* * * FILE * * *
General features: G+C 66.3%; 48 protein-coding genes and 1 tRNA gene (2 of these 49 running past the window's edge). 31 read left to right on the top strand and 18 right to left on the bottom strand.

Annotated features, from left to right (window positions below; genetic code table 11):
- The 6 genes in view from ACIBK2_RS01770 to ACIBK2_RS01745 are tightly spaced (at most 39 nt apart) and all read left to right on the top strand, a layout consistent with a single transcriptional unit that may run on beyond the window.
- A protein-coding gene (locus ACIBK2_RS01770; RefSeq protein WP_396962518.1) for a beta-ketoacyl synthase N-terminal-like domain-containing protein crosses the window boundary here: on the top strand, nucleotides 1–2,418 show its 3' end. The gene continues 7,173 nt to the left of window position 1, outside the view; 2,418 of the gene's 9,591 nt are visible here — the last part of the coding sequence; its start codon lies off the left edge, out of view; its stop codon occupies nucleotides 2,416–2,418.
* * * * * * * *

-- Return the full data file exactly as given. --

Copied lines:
General features: G+C 66.3%; 48 protein-coding genes and 1 tRNA gene (2 of these 49 running past the window's edge). 31 read left to right on the top strand and 18 right to left on the bottom strand.

Annotated features, from left to right (window positions below; genetic code table 11):
- The 6 genes in view from ACIBK2_RS01770 to ACIBK2_RS01745 are tightly spaced (at most 39 nt apart) and all read left to right on the top strand, a layout consistent with a single transcriptional unit that may run on beyond the window.
- A protein-coding gene (locus ACIBK2_RS01770; RefSeq protein WP_396962518.1) for a beta-ketoacyl synthase N-terminal-like domain-containing protein crosses the window boundary here: on the top strand, nucleotides 1–2,418 show its 3' end. The gene continues 7,173 nt to the left of window position 1, outside the view; 2,418 of the gene's 9,591 nt are visible here — the last part of the coding sequence; its start codon lies off the left edge, out of view; its stop codon occupies nucleotides 2,416–2,418.